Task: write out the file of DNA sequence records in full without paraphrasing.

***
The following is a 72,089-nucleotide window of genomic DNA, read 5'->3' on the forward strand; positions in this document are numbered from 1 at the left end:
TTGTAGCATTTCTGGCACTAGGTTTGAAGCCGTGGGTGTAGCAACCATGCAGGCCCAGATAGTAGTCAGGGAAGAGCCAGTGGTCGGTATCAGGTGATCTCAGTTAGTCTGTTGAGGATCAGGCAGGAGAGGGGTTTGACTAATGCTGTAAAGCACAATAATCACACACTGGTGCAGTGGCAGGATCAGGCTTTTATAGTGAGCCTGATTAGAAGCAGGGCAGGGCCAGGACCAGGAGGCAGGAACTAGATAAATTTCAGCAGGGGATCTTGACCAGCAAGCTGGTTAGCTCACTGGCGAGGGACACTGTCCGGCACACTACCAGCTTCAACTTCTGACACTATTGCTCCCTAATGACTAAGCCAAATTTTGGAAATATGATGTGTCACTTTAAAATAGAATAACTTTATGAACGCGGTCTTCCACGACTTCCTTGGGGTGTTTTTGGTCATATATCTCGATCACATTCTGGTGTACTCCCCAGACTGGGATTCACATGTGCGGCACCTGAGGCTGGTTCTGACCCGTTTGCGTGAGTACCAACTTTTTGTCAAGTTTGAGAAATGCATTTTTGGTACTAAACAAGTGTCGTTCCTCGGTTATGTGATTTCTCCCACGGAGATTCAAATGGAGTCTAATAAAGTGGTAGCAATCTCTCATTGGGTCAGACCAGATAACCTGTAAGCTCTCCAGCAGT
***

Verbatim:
The following is a 72,089-nucleotide window of genomic DNA, read 5'->3' on the forward strand; positions in this document are numbered from 1 at the left end:
TTGTAGCATTTCTGGCACTAGGTTTGAAGCCGTGGGTGTAGCAACCATGCAGGCCCAGATAGTAGTCAGGGAAGAGCCAGTGGTCGGTATCAGGTGATCTCAGTTAGTCTGTTGAGGATCAGGCAGGAGAGGGGTTTGACTAATGCTGTAAAGCACAATAATCACACACTGGTGCAGTGGCAGGATCAGGCTTTTATAGTGAGCCTGATTAGAAGCAGGGCAGGGCCAGGACCAGGAGGCAGGAACTAGATAAATTTCAGCAGGGGATCTTGACCAGCAAGCTGGTTAGCTCACTGGCGAGGGACACTGTCCGGCACACTACCAGCTTCAACTTCTGACACTATTGCTCCCTAATGACTAAGCCAAATTTTGGAAATATGATGTGTCACTTTAAAATAGAATAACTTTATGAACGCGGTCTTCCACGACTTCCTTGGGGTGTTTTTGGTCATATATCTCGATCACATTCTGGTGTACTCCCCAGACTGGGATTCACATGTGCGGCACCTGAGGCTGGTTCTGACCCGTTTGCGTGAGTACCAACTTTTTGTCAAGTTTGAGAAATGCATTTTTGGTACTAAACAAGTGTCGTTCCTCGGTTATGTGATTTCTCCCACGGAGATTCAAATGGAGTCTAATAAAGTGGTAGCAATCTCTCATTGGGTCAGACCAGATAACCTGTAAGCTCTCCAGCAGT